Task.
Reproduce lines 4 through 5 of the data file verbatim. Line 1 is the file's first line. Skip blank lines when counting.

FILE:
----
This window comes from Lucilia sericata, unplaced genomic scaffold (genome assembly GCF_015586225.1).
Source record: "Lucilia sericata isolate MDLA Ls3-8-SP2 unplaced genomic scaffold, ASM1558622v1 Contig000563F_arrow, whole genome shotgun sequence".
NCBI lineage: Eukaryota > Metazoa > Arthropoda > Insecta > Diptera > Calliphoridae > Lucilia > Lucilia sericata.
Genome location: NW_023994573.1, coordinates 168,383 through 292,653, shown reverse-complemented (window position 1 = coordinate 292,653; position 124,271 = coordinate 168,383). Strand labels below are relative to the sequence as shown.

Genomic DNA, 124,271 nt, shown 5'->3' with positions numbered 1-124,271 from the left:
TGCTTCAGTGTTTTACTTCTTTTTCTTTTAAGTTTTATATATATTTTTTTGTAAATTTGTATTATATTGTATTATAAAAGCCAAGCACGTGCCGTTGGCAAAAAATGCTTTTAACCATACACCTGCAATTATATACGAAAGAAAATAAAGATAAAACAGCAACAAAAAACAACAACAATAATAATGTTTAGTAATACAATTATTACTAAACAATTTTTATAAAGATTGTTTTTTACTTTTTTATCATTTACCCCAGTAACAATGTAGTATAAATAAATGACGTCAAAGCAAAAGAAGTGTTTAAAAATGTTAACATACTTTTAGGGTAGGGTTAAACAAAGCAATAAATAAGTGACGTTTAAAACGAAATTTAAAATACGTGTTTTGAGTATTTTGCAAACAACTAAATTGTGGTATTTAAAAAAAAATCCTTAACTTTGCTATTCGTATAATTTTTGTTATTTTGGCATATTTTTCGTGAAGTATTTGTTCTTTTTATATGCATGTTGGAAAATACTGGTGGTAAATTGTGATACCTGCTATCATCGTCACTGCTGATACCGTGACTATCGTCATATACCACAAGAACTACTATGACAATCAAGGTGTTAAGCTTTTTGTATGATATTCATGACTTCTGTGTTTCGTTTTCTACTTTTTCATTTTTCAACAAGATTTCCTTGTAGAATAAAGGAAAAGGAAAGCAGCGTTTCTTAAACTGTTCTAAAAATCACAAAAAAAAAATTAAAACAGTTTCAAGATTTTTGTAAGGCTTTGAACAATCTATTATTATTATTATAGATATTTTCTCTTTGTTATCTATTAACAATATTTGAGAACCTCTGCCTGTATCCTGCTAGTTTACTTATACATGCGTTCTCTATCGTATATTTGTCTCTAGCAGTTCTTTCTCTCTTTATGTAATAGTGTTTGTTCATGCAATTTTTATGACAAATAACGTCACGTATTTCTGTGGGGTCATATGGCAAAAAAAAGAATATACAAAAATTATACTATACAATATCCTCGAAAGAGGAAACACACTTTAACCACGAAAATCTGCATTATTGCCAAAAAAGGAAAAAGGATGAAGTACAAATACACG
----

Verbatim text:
Genome location: NW_023994573.1, coordinates 168,383 through 292,653, shown reverse-complemented (window position 1 = coordinate 292,653; position 124,271 = coordinate 168,383). Strand labels below are relative to the sequence as shown.

Genomic DNA, 124,271 nt, shown 5'->3' with positions numbered 1-124,271 from the left: